Fredrick Buechner, author theologian writes of Vocation, “It comes from the Latin vocare, to call, and means the work a person is called to do by God. There are all different kinds of voices calling you to all different kinds of work, and the problem is to find out which is the voice of God rather than of society, or the superego, or self-interest. By and large a good rule for finding is this” the kind of work God usually calls you to is the kind of work (a) that you need most to do and (b) that the world most needs to have done. If you really get a kick out of your work, you’ve presumably met requirement (a), but if your work is writing cigarette ads, the chances are you’ve missed requirement (b). On the other hand, if your work is being a doctor in a leper colony, you have probably met requirement (b), but if most of the time you’re bored and depressed by it, the chances are you have not only bypassed (a), but probably aren’t helping your patients much either. Neither the hair shirt nor the soft berth will do. The place God calls you to is the place where your deep gladness and the world’s deep hunger meet.”2
In my experience a call, a vocation, a vision is not a one-time experience either. It can change, evolve, and build one experience and gift upon another equipping and preparing you for a next challenge and experience. The Buddhist philosophy that we are the culmination of everything and everyone we experience to this moment applies to this kind of call and vocation. It is not necessarily an easy journey.
Our calling by God, “what are you doing here?” is a vision of not just who we are, but who we might become, as well as who’s we are. How are we encouraged to reflect the Light into the darkest corners of the world? What keeps us from doing just that? Of what are we afraid? What drives us… our hopes and vision… or our fears? Our calling does not have to be something huge… but what is our passion, what are our gifts and talents?
Working with OTOC or other mercy and justice ministries? Teaching Sunday School? Working with Children and Youth? Greeter at the door or usher during worship? Working in the Commons making coffee or just the gift of a smile and a greeting in the grocery store to someone who looks like they could use a kind word?
In the book, Stories of Transformative Leadership in Human Services, Why the Glass is Always Full, Authors Burghardt and Tolliver speak of a client who’s calling was about doing… driven by his vision of hope as they write, “His actions are guided not by the authority of his external position but by his internal vision. …vision of how the world can be is constantly finding expression in the deeds of the day, not the words of the week. No task is too menial to avoid if it fits within the vision.”3 Elijah allowed the fear of his external position [circumstances] dictate his response to Jezebel, rather than allowing the internal vision of how the world can be… drive his work. That is why God sent his sustenance and nourishment for his calling, for his vision, ‘Get up and eat.’ But as Elijah discovered, we too, it is more than just bread for our bodies we need… we must live on bread… but not bread alone.” We need to nourishment of relationship, of affirmation, of community to keep the vision alive.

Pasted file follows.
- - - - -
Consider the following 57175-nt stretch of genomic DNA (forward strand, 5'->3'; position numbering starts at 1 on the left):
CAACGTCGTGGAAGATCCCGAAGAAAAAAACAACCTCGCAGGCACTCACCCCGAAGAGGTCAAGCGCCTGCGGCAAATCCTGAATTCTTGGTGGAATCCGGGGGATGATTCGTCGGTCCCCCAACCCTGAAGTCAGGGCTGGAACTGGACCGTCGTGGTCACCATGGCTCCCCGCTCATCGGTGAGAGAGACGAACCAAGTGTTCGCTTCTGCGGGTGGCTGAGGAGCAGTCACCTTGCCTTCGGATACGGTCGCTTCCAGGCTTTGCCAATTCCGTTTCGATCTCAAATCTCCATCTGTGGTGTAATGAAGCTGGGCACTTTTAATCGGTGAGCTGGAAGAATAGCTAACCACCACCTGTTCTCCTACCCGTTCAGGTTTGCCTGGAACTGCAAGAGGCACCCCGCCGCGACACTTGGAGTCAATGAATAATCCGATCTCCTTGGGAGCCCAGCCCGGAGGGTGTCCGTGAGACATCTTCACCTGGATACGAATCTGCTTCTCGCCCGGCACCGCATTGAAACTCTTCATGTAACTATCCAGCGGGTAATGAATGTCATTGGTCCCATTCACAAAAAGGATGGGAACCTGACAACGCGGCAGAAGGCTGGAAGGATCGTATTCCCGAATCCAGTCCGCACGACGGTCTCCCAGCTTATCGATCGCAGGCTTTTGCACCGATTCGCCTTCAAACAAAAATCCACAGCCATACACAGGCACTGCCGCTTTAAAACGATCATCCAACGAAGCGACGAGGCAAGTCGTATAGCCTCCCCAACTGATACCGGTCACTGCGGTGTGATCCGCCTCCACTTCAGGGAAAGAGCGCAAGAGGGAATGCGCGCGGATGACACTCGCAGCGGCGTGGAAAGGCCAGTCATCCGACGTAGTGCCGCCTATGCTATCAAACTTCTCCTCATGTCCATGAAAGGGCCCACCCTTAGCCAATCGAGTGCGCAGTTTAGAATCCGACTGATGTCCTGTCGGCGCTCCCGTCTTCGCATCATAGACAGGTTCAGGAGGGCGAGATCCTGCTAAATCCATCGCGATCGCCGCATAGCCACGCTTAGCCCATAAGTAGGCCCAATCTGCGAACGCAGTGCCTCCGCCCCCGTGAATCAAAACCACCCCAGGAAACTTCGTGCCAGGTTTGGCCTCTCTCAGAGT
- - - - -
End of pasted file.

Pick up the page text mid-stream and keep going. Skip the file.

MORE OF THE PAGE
It is the Light of God… the light of compassion and love that we seek along our own journey that nourishes us and draws us forward. I have long appreciated Howard Thurman’s essay entitled, What Shall I do with My Life in which he writes, “Give me the courage to live! Really live – not merely exist. Live dangerously, scorning risk! Live honestly, daring the truth – particularly the truth of myself! Live resiliently – ever changing, ever growing, ever adapting. Enduring the pain of change as though ‘twere the travail of birth. Give me the courage to live!”4 In this writing he repeats the refrain numerous times… “I love Jesus for the shaft of light he throws across the pathway of those who seek to answer the question, What shall I do with my life?”5
As Elijah discovered… it is not just about knowing the answer to the question of what are you doing here. It is also about listening for that still small voice, the sound of sheer silence that continues to call us forward into the world around us reflecting the light of compassion and love into the darkest places of pain and brokenness.
What are your struggles? Where are your scars? What is your light? Where is your beauty? “What are you doing here?” Do you know the answer to the question today? Are you still wrestling with where it might lead tomorrow? How might you reflect… better reflect the light of compassion and love into your corner of the world today?
Live dangerously… Dare the truth… Embrace change and adapt… seek that shaft of Light Jesus throws across your pathway and reflect it into the darkest places you know. Take some time this week to listen. To look for the light, to find the mirror within you and reflect the Light and Love of God into this world so desperately in need of your… our work together.
Let Us Continue On. Amen.
1 Fulghum, Robert, 1988. It Was on Fire When I Lay Down on It. New York, Villard Books.
2 Buechner, Frederick, 1973. Wishful Thinking, A Seeker’s ABC. San Francisco, Harper San Francisco.
3 Burghardt, Steve and Tolliver, Willie, 2010. Stories of Transformative Leadership in the Human Services, Why the Glass is Always Full. Los Angeles, Sage.
4 Thurman, Howard, 2005. Callings, Twenty Centuries of Christian Wisdom on Vocation, William C. Placher editor. Grand Rapids, Michigan, William B. Eerdmans Publishing Company.
5 Thurman, Howard, 2005. Callings, Twenty Centuries of Christian Wisdom on Vocation, William C. Placher editor. Grand Rapids, Michigan, William B. Eerdmans Publishing Company.